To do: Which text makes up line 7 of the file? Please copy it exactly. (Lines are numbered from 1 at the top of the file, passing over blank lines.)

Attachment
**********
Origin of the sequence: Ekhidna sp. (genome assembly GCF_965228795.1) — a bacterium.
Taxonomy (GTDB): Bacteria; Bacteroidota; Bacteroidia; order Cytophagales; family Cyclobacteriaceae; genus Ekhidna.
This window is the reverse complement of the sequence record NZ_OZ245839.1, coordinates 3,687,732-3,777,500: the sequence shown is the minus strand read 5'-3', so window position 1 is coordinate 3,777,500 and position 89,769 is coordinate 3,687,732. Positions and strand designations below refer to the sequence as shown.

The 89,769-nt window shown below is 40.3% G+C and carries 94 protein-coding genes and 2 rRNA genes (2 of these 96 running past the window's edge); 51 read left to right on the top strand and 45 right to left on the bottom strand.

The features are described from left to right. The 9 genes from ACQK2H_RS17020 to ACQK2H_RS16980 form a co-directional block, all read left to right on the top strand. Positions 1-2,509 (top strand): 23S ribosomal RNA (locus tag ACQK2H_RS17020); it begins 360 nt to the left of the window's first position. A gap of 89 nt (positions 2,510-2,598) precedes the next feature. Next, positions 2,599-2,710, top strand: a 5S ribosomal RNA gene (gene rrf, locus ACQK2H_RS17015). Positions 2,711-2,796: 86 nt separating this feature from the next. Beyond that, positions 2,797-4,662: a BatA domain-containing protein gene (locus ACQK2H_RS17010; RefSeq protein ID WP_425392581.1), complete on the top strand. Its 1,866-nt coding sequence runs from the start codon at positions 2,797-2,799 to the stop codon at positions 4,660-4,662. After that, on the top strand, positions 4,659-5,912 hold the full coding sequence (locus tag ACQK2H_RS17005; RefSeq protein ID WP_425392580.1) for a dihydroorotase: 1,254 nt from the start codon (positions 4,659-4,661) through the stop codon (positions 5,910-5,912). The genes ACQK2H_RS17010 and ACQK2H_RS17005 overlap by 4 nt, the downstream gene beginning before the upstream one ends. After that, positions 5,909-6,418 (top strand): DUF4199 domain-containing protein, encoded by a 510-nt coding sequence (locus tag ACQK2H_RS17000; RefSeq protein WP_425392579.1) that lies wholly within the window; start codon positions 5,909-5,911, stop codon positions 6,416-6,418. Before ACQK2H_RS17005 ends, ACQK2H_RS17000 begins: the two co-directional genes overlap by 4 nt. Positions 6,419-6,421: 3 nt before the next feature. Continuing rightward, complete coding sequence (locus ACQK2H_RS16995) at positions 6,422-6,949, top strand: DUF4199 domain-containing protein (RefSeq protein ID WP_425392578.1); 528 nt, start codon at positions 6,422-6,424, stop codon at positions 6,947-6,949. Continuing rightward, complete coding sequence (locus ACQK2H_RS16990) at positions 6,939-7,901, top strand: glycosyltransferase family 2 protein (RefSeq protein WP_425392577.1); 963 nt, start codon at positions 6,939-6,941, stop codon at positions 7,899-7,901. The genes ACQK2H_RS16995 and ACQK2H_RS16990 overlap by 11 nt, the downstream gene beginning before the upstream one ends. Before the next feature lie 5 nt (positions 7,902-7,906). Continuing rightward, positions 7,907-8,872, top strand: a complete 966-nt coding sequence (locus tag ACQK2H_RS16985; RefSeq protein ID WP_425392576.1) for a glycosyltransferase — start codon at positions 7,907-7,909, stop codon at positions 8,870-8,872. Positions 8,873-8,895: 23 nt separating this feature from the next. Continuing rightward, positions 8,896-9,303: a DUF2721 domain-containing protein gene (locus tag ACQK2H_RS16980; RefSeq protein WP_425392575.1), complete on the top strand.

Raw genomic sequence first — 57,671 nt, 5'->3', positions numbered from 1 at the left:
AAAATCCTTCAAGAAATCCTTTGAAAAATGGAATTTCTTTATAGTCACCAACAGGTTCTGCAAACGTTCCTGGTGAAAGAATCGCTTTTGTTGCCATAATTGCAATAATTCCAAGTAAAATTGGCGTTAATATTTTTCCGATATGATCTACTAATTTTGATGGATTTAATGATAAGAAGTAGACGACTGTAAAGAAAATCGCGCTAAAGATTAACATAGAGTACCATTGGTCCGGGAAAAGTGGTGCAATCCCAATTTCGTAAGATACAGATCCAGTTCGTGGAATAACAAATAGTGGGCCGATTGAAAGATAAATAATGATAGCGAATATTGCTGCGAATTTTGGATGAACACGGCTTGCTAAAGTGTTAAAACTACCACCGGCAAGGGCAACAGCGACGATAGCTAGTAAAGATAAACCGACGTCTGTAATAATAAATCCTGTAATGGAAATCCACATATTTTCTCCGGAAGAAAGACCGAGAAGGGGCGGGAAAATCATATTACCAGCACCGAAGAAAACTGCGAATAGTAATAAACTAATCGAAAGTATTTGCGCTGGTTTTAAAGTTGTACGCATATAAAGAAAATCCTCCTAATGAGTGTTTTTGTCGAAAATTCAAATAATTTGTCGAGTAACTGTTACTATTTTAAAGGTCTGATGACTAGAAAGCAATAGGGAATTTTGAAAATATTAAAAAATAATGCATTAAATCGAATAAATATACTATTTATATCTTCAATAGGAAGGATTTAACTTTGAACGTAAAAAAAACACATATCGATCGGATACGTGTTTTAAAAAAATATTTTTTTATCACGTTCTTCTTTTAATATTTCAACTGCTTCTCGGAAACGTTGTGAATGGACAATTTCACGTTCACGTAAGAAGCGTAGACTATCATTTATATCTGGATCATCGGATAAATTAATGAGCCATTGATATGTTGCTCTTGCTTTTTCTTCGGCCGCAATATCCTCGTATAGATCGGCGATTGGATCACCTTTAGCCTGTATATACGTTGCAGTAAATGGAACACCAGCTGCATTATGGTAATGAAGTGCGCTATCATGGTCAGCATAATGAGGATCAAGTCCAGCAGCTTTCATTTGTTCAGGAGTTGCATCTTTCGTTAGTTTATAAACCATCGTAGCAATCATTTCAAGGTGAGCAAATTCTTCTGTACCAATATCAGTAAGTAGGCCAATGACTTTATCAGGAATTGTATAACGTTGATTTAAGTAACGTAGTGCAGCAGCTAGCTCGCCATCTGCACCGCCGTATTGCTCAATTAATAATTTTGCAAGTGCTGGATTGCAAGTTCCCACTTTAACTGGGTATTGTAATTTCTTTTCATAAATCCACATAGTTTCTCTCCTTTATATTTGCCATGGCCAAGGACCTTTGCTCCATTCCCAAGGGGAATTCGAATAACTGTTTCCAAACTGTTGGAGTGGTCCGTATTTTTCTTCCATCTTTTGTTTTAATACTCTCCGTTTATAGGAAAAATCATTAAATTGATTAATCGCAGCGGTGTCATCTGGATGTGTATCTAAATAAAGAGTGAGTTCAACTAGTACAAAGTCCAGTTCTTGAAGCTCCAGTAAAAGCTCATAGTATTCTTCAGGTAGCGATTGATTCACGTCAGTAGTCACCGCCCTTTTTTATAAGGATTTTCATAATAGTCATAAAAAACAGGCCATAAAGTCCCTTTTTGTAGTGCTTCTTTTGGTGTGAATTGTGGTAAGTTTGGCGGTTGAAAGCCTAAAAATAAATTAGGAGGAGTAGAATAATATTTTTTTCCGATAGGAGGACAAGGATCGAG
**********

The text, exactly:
AAAATCCTTCAAGAAATCCTTTGAAAAATGGAATTTCTTTATAGTCACCAACAGGTTCTGCAAACGTTCCTGGTGAAAGAATCGCTTTTGTTGCCATAATTGCAATAATTCCAAGTAAAATTGGCGTTAATATTTTTCCGATATGATCTACTAATTTTGATGGATTTAATGATAAGAAGTAGACGACTGTAAAGAAAATCGCGCTAAAGATTAACATAGAGTACCATTGGTCCGGGAAAAGTGGTGCAATCCCAATTTCGTAAGATACAGATCCAGTTCGTGGAATAACAAATAGTGGGCCGATTGAAAGATAAATAATGATAGCGAATATTGCTGCGAATTTTGGATGAACACGGCTTGCTAAAGTGTTAAAACTACCACCGGCAAGGGCAACAGCGACGATAGCTAGTAAAGATAAACCGACGTCTGTAATAATAAATCCTGTAATGGAAATCCACATATTTTCTCCGGAAGAAAGACCGAGAAGGGGCGGGAAAATCATATTACCAGCACCGAAGAAAACTGCGAATAGTAATAAACTAATCGAAAGTATTTGCGCTGGTTTTAAAGTTGTACGCATATAAAGAAAATCCTCCTAATGAGTGTTTTTGTCGAAAATTCAAATAATTTGTCGAGTAACTGTTACTATTTTAAAGGTCTGATGACTAGAAAGCAATAGGGAATTTTGAAAATATTAAAAAATAATGCATTAAATCGAATAAATATACTATTTATATCTTCAATAGGAAGGATTTAACTTTGAACGTAAAAAAAACACATATCGATCGGATACGTGTTTTAAAAAAATATTTTTTTATCACGTTCTTCTTTTAATATTTCAACTGCTTCTCGGAAACGTTGTGAATGGACAATTTCACGTTCACGTAAGAAGCGTAGACTATCATTTATATCTGGATCATCGGATAAATTAATGAGCCATTGATATGTTGCTCTTGCTTTTTCTTCGGCCGCAATATCCTCGTATAGATCGGCGATTGGATCACCTTTAGCCTGTATATACGTTGCAGTAAATGGAACACCAGCTGCATTATGGTAATGAAGTGCGCTATCATGGTCAGCATAATGAGGATCAAGTCCAGCAGCTTTCATTTGTTCAGGAGTTGCATCTTTCGTTAGTTTATAAACCATCGTAGCAATCATTTCAAGGTGAGCAAATTCTTCTGTACCAATATCAGTAAGTAGGCCAATGACTTTATCAGGAATTGTATAACGTTGATTTAAGTAACGTAGTGCAGCAGCTAGCTCGCCATCTGCACCGCCGTATTGCTCAATTAATAATTTTGCAAGTGCTGGATTGCAAGTTCCCACTTTAACTGGGTATTGTAATTTCTTTTCATAAATCCACATAGTTTCTCTCCTTTATATTTGCCATGGCCAAGGACCTTTGCTCCATTCCCAAGGGGAATTCGAATAACTGTTTCCAAACTGTTGGAGTGGTCCGTATTTTTCTTCCATCTTTTGTTTTAATACTCTCCGTTTATAGGAAAAATCATTAAATTGATTAATCGCAGCGGTGTCATCTGGATGTGTATCTAAATAAAGAGTGAGTTCAACTAGTACAAAGTCCAGTTCTTGAAGCTCCAGTAAAAGCTCATAGTATTCTTCAGGTAGCGATTGATTCACGTCAGTAGTCACCGCCCTTTTTTATAAGGATTTTCATAATAGTCATAAAAAACAGGCCATAAAGTCCCTTTTTGTAGTGCTTCTTTTGGTGTGAATTGTGGTAAGTTTGGCGGTTGAAAGCCTAAAAATAAATTAGGAGGAGTAGAATAATATTTTTTTCCGATAGGAGGACAAGGATCGAG